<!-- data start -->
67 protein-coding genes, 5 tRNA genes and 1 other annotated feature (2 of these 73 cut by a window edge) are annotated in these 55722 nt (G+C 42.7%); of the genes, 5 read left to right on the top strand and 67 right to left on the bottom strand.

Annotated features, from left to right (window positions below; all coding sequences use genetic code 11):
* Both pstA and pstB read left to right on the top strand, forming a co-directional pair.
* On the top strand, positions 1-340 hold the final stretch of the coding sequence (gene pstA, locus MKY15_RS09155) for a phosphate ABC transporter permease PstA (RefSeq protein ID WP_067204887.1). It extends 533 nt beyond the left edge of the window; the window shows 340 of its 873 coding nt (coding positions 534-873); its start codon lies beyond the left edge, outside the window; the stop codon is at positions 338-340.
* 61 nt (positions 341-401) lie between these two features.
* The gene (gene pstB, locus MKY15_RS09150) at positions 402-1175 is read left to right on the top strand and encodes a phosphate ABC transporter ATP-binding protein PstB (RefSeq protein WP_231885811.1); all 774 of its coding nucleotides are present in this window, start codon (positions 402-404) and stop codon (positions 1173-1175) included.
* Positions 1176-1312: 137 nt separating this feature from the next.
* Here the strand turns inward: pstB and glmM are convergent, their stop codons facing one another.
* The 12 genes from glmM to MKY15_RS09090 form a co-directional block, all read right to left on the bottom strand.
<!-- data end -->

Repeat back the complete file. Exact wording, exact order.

67 protein-coding genes, 5 tRNA genes and 1 other annotated feature (2 of these 73 cut by a window edge) are annotated in these 55722 nt (G+C 42.7%); of the genes, 5 read left to right on the top strand and 67 right to left on the bottom strand.

Annotated features, from left to right (window positions below; all coding sequences use genetic code 11):
* Both pstA and pstB read left to right on the top strand, forming a co-directional pair.
* On the top strand, positions 1-340 hold the final stretch of the coding sequence (gene pstA, locus MKY15_RS09155) for a phosphate ABC transporter permease PstA (RefSeq protein ID WP_067204887.1). It extends 533 nt beyond the left edge of the window; the window shows 340 of its 873 coding nt (coding positions 534-873); its start codon lies beyond the left edge, outside the window; the stop codon is at positions 338-340.
* 61 nt (positions 341-401) lie between these two features.
* The gene (gene pstB, locus MKY15_RS09150) at positions 402-1175 is read left to right on the top strand and encodes a phosphate ABC transporter ATP-binding protein PstB (RefSeq protein WP_231885811.1); all 774 of its coding nucleotides are present in this window, start codon (positions 402-404) and stop codon (positions 1173-1175) included.
* Positions 1176-1312: 137 nt separating this feature from the next.
* Here the strand turns inward: pstB and glmM are convergent, their stop codons facing one another.
* The 12 genes from glmM to MKY15_RS09090 form a co-directional block, all read right to left on the bottom strand.